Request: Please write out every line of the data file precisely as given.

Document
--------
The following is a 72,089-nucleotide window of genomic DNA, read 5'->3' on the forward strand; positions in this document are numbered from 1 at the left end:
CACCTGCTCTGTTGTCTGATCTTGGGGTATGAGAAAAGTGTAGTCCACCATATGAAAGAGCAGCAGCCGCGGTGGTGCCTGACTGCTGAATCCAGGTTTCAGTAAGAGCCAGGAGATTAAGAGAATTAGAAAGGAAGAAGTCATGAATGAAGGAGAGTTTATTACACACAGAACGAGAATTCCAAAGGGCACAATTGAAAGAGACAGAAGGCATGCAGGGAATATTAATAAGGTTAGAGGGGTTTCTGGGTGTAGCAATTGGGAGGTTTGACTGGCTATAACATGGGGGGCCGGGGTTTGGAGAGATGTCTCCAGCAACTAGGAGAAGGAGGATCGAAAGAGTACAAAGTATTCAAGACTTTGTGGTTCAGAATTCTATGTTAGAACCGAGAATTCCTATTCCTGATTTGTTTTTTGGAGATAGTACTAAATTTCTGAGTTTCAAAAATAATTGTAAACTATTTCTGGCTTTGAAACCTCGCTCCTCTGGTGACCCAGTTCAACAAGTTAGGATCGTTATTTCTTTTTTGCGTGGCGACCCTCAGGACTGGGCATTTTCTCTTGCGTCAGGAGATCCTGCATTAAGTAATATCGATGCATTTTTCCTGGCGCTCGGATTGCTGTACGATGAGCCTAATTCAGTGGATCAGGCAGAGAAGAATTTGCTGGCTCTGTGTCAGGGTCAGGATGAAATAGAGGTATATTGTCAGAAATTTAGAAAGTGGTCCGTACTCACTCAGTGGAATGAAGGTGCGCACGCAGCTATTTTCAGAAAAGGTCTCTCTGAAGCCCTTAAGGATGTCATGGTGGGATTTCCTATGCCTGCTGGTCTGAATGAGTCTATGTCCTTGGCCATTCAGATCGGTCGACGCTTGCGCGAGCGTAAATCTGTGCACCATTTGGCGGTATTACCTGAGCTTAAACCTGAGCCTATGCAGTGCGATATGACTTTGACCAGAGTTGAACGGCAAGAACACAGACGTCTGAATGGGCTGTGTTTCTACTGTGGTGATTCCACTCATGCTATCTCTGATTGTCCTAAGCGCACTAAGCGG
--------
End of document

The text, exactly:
The following is a 72,089-nucleotide window of genomic DNA, read 5'->3' on the forward strand; positions in this document are numbered from 1 at the left end:
CACCTGCTCTGTTGTCTGATCTTGGGGTATGAGAAAAGTGTAGTCCACCATATGAAAGAGCAGCAGCCGCGGTGGTGCCTGACTGCTGAATCCAGGTTTCAGTAAGAGCCAGGAGATTAAGAGAATTAGAAAGGAAGAAGTCATGAATGAAGGAGAGTTTATTACACACAGAACGAGAATTCCAAAGGGCACAATTGAAAGAGACAGAAGGCATGCAGGGAATATTAATAAGGTTAGAGGGGTTTCTGGGTGTAGCAATTGGGAGGTTTGACTGGCTATAACATGGGGGGCCGGGGTTTGGAGAGATGTCTCCAGCAACTAGGAGAAGGAGGATCGAAAGAGTACAAAGTATTCAAGACTTTGTGGTTCAGAATTCTATGTTAGAACCGAGAATTCCTATTCCTGATTTGTTTTTTGGAGATAGTACTAAATTTCTGAGTTTCAAAAATAATTGTAAACTATTTCTGGCTTTGAAACCTCGCTCCTCTGGTGACCCAGTTCAACAAGTTAGGATCGTTATTTCTTTTTTGCGTGGCGACCCTCAGGACTGGGCATTTTCTCTTGCGTCAGGAGATCCTGCATTAAGTAATATCGATGCATTTTTCCTGGCGCTCGGATTGCTGTACGATGAGCCTAATTCAGTGGATCAGGCAGAGAAGAATTTGCTGGCTCTGTGTCAGGGTCAGGATGAAATAGAGGTATATTGTCAGAAATTTAGAAAGTGGTCCGTACTCACTCAGTGGAATGAAGGTGCGCACGCAGCTATTTTCAGAAAAGGTCTCTCTGAAGCCCTTAAGGATGTCATGGTGGGATTTCCTATGCCTGCTGGTCTGAATGAGTCTATGTCCTTGGCCATTCAGATCGGTCGACGCTTGCGCGAGCGTAAATCTGTGCACCATTTGGCGGTATTACCTGAGCTTAAACCTGAGCCTATGCAGTGCGATATGACTTTGACCAGAGTTGAACGGCAAGAACACAGACGTCTGAATGGGCTGTGTTTCTACTGTGGTGATTCCACTCATGCTATCTCTGATTGTCCTAAGCGCACTAAGCGG